Lava Light Lessons #11…Safety Stop

Just a couple of reminders that I will try to remind of time and time again…

-Take a fully charged back up battery and back up memory card with you always. The number one thing I hear on safari or remote trips is…”Don, did you happen to bring a charger along for my ten year old Nikon…I left mine at home and my battery is dead.” 100% of the time, my answer is “No.”

-Back up you best images in several places…including the unprocessed RAW file, the TIF file of your edit and the jpeg file you will use to print your image…plus a downsized watermarked file of the image for social media or your computer catalog. When I say “several places” I mean…I keep a file of those best images on my computer, on my laptop, on an outside hard drive, CJ has a copy of them at his home and/or at the gallery, we keep a copy in one or two cloud services and I periodically put my best ones on a thumb drive or hard drive and send it to my daughter for safe keeping in California. I might lose one or two of those…it would take a world calamity for me to lose them all…in which case I will have my hands full with other problems…like staying alive.

-Check the images you are shooting that day by reviewing them in the view finder or back of the camera…increase the size of them so you can see detail…and make sure they are the images you want BEFORE you leave the scene and go home. Hard to replace that great shot you took in China once you are back home in Kona and realize that great shot was kind of out of focus.

-Organize your RAW files and processed files so you can find them easily when you need them.

-Plan for failure. If I am traveling all the way to Africa…I can not take a chance that my camera body breaks or gets stolen. So…I travel with two of them…and so does my wife. Not perfect back up, but pretty darn good. And, we never check those camera bodies on an airplane…we hand carry them on…never let them out of our sight.

-Back up your images on the road. If you are in China and you have filled a memory card with great shots, feel free to keep those great shots on that memory card until you get home and put them in your computer…just use a second or third or whatever card for more photos. BUT…I copy those files onto some kind of a storage media that night…so I have them in two places in case something gets stolen or damaged or lost. If a couple of the images look epic…I back them up on a thumb drive and any other way I can think of to make sure I get home with them in duplicate or more…better safe than sorry.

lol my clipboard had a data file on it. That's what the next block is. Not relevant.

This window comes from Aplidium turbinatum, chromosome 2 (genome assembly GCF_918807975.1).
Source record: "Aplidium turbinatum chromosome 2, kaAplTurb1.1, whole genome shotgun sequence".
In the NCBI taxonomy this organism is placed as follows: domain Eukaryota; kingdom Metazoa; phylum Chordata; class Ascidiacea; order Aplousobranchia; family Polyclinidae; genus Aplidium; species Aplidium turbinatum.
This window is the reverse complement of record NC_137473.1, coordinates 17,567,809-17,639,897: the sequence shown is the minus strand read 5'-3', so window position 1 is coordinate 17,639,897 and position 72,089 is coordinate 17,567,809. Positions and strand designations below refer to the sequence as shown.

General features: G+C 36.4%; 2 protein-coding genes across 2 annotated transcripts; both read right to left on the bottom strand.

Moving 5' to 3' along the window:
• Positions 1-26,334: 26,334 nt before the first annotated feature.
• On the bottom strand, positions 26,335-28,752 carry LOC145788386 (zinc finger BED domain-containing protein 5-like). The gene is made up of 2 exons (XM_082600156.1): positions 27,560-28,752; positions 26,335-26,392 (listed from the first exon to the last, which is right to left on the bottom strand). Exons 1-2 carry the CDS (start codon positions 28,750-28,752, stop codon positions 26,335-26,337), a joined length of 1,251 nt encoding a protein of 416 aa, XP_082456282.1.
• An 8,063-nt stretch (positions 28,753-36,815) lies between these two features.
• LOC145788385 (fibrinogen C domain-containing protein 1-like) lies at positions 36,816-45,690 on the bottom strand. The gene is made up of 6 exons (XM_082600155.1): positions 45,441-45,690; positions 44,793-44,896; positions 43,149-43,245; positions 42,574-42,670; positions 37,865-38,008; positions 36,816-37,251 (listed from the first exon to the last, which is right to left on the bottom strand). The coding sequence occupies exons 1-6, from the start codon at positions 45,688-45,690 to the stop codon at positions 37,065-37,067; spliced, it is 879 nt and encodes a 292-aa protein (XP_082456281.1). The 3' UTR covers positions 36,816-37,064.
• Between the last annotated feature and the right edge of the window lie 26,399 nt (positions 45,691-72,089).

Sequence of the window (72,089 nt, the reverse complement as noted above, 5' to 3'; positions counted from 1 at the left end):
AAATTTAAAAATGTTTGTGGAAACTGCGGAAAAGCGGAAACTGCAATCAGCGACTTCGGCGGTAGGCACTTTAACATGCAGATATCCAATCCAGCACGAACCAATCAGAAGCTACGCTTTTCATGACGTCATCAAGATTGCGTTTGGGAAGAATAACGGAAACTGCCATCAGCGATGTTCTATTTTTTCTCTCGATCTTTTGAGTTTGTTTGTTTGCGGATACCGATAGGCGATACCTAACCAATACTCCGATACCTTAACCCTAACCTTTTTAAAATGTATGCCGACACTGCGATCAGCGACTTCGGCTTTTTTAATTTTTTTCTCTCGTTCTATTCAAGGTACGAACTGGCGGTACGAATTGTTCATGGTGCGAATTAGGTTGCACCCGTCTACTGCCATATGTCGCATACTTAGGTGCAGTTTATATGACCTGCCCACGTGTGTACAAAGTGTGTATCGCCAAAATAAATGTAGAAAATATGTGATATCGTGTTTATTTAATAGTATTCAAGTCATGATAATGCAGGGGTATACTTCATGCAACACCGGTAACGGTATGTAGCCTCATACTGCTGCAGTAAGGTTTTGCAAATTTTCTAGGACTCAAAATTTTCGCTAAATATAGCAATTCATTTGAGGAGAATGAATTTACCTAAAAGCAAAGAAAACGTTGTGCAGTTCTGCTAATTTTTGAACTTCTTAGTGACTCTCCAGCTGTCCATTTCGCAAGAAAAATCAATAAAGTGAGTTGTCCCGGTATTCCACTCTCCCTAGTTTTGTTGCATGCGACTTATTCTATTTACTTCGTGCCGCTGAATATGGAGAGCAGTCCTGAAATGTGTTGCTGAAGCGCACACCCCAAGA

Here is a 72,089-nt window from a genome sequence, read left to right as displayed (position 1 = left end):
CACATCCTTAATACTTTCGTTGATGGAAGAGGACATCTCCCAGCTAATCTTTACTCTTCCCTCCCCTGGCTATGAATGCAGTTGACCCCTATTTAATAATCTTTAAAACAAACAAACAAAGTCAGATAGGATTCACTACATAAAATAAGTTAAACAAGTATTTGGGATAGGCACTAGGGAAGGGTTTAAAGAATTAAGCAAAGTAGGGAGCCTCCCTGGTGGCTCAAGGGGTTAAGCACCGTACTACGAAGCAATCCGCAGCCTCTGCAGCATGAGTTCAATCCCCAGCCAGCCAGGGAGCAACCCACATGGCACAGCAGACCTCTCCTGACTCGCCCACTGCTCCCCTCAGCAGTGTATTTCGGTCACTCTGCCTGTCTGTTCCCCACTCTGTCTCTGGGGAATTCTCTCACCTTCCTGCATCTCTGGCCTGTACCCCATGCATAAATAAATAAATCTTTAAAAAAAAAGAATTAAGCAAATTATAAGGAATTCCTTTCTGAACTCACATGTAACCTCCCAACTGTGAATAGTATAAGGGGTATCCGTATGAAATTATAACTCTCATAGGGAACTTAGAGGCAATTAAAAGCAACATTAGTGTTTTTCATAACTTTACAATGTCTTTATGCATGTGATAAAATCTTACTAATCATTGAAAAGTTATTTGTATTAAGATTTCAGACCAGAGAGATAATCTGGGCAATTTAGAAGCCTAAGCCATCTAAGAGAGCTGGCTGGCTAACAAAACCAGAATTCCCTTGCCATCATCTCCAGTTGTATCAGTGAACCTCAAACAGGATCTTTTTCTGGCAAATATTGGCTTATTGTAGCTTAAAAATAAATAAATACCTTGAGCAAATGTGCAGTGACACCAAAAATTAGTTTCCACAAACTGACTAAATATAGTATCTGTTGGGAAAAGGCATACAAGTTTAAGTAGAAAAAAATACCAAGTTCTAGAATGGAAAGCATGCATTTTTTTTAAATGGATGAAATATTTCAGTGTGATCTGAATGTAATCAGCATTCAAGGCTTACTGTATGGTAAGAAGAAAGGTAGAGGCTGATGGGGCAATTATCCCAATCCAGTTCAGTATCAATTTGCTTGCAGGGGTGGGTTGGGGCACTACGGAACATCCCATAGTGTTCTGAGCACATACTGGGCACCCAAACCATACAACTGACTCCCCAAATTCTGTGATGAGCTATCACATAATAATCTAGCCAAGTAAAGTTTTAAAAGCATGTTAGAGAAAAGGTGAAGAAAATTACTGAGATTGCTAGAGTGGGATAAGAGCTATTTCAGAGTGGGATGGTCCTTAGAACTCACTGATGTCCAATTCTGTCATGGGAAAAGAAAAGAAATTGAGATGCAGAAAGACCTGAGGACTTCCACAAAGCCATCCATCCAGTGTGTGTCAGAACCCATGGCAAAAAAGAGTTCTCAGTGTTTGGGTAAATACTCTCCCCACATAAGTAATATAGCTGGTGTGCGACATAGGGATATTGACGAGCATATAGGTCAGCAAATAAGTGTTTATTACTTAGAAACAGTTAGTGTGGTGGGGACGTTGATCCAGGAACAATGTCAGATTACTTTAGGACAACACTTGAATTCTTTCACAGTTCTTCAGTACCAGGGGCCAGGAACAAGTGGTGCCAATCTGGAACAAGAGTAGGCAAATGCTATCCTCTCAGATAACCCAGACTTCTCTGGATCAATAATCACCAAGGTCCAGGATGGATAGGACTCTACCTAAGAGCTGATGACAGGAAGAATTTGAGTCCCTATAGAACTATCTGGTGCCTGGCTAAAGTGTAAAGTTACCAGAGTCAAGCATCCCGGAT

-Insurance…have some. Cameras and lenses get lost, stolen or broken. If they are old and cheap…no problem. If they are new and expensive…buy the insurance they offered you. No sicker feeling than watching your brand new $4000 camera body and brand new $2500 lens drop over the side of the boat and head toward the two mile deep floor of the ocean. Poop happens…plan for it.

-A repeat because it is so important…check the images you are taking…check them while you are still on location…check them often…check them blown up so you can see the detail. I call it…look in the back of your camera.

-And I will close with a strategy for safety…Let’s say you get in a pressure filled situation where you have a great chance to get a unique photo….like the lava is dripping over a cliff into the sea. Maybe you only have a few moments to get that shot before the scene changes…the helicopter flies off or the boat moves. Don’t panic. DON’T SHOOT IT IN AUTO. What I do is to take as many shots as I can…changing one setting each shot…one at 1/1000th of a second, the next at 1/500th, the next at 1/250th, the next at a different ISO or I change the aperture. I try to bracket it manually…one exposure that I think is right on and then one or two over exposing it and one or two under exposing it…so I have a variety of shots to edit to get one JUST RIGHT. I am not smart enough to always get the settings perfect under pressure…so I CONTROL THE CAMERA to get a variety of shots…looking for that one perfect shot. I often take 50 shots of the same scene…all with different settings or slightly different compositions…trying to nail that award winning shot. No one but you will see the crappy shots you take…but the whole world might see your winner.

Have a plan to avoid photo disaster…I promise you that you will one day need to rely on it to save the day. Aloha.